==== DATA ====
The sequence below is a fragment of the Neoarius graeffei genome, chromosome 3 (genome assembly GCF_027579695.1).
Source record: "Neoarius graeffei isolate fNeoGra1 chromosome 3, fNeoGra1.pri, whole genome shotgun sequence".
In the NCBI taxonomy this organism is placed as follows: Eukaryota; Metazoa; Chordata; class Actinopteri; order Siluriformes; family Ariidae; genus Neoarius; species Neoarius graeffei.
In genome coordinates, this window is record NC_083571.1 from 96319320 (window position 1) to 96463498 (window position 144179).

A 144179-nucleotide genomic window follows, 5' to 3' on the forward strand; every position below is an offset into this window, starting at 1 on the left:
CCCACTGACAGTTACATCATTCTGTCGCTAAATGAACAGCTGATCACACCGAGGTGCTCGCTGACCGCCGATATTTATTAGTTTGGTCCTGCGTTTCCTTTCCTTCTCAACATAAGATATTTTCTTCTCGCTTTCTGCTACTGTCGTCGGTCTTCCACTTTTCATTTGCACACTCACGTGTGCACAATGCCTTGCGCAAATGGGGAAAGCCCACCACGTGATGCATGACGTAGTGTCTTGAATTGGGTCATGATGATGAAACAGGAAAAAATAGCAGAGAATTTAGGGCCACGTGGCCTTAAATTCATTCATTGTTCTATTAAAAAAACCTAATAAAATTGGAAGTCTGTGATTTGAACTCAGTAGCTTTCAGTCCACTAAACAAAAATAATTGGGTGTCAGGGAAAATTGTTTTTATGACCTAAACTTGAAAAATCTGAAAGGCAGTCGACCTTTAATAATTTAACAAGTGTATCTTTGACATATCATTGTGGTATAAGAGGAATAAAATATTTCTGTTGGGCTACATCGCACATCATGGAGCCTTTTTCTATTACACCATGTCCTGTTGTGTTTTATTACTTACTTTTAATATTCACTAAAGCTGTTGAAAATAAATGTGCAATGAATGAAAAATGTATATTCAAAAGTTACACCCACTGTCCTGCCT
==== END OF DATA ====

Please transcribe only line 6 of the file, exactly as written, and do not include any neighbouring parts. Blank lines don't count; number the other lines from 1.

CCCACTGACAGTTACATCATTCTGTCGCTAAATGAACAGCTGATCACACCGAGGTGCTCGCTGACCGCCGATATTTATTAGTTTGGTCCTGCGTTTCCTTTCCTTCTCAACATAAGATATTTTCTTCTCGCTTTCTGCTACTGTCGTCGGTCTTCCACTTTTCATTTGCACACTCACGTGTGCACAATGCCTTGCGCAAATGGGGAAAGCCCACCACGTGATGCATGACGTAGTGTCTTGAATTGGGTCATGATGATGAAACAGGAAAAAATAGCAGAGAATTTAGGGCCACGTGGCCTTAAATTCATTCATTGTTCTATTAAAAAAACCTAATAAAATTGGAAGTCTGTGATTTGAACTCAGTAGCTTTCAGTCCACTAAACAAAAATAATTGGGTGTCAGGGAAAATTGTTTTTATGACCTAAACTTGAAAAATCTGAAAGGCAGTCGACCTTTAATAATTTAACAAGTGTATCTTTGACATATCATTGTGGTATAAGAGGAATAAAATATTTCTGTTGGGCTACATCGCACATCATGGAGCCTTTTTCTATTACACCATGTCCTGTTGTGTTTTATTACTTACTTTTAATATTCACTAAAGCTGTTGAAAATAAATGTGCAATGAATGAAAAATGTATATTCAAAAGTTACACCCACTGTCCTGCCT